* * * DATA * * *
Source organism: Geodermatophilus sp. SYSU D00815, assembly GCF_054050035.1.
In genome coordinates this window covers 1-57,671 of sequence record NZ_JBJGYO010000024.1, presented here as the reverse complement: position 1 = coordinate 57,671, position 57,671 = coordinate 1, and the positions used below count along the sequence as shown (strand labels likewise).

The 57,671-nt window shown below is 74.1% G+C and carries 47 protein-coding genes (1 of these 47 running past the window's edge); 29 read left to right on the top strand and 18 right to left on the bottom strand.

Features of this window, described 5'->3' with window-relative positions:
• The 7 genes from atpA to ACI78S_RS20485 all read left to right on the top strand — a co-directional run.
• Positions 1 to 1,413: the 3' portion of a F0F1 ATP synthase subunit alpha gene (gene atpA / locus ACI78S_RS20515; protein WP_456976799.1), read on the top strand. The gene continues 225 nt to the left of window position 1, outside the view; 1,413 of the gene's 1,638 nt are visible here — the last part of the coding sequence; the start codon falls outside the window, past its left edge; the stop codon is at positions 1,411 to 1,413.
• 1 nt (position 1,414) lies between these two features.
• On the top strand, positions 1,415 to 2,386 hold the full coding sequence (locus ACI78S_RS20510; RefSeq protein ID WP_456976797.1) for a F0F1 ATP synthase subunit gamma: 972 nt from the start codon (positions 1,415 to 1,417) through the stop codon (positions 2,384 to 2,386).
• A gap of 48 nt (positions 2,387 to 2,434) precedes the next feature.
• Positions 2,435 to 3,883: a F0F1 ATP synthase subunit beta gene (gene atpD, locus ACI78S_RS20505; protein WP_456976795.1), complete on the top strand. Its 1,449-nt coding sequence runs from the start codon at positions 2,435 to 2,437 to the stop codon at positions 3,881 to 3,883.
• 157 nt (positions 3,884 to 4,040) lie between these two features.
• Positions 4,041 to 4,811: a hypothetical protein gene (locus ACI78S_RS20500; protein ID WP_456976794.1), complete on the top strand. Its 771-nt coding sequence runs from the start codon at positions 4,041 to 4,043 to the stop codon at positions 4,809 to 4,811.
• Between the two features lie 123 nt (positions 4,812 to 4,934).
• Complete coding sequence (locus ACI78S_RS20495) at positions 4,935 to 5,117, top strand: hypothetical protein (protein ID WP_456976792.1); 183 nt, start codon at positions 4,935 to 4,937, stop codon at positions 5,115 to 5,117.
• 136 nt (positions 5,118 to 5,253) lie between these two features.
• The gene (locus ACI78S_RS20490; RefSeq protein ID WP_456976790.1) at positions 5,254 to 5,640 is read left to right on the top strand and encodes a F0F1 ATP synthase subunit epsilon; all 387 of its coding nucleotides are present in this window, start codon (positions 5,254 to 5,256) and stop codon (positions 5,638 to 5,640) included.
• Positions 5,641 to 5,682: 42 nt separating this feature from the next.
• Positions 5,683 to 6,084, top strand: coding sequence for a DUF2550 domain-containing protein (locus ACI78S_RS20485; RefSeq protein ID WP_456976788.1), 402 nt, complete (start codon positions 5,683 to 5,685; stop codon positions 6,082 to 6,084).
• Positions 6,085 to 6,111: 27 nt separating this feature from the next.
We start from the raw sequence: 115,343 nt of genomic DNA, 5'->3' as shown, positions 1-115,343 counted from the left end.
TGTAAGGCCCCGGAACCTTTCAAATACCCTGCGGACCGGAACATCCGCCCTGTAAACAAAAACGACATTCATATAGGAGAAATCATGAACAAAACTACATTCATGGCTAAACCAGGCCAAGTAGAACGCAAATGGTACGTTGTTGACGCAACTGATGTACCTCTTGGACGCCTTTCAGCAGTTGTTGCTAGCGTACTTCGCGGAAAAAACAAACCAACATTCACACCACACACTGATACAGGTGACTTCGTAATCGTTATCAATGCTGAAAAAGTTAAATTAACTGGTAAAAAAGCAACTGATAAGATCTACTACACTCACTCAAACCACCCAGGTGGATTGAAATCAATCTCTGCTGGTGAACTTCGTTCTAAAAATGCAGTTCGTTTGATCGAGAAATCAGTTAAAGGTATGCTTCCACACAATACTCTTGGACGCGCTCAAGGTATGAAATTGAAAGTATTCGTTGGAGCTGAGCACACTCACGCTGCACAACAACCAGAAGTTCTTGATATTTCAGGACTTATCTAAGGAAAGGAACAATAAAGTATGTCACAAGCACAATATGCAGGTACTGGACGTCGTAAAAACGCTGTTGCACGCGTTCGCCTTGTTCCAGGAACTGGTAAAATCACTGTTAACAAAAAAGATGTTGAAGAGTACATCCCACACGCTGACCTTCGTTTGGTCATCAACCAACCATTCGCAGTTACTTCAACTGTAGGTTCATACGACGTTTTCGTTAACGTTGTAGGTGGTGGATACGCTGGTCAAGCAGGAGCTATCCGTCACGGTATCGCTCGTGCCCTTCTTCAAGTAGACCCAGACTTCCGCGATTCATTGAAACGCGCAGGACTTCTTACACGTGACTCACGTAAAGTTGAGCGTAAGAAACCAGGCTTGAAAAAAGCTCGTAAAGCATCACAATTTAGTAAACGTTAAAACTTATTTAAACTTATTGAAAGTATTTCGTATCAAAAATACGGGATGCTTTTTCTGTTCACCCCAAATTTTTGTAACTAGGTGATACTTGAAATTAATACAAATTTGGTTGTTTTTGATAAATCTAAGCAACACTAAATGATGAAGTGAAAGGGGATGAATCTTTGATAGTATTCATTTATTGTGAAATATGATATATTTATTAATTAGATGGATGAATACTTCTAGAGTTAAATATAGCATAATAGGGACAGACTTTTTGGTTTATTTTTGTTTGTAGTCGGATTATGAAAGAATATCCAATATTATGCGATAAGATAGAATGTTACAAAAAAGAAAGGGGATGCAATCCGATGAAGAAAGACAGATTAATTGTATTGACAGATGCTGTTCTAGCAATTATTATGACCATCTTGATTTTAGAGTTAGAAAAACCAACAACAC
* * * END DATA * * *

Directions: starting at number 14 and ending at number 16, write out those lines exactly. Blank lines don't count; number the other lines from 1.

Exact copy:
• Complete coding sequence (locus ACI78S_RS20495) at positions 4,935 to 5,117, top strand: hypothetical protein (protein ID WP_456976792.1); 183 nt, start codon at positions 4,935 to 4,937, stop codon at positions 5,115 to 5,117.
• 136 nt (positions 5,118 to 5,253) lie between these two features.
• The gene (locus ACI78S_RS20490; RefSeq protein ID WP_456976790.1) at positions 5,254 to 5,640 is read left to right on the top strand and encodes a F0F1 ATP synthase subunit epsilon; all 387 of its coding nucleotides are present in this window, start codon (positions 5,254 to 5,256) and stop codon (positions 5,638 to 5,640) included.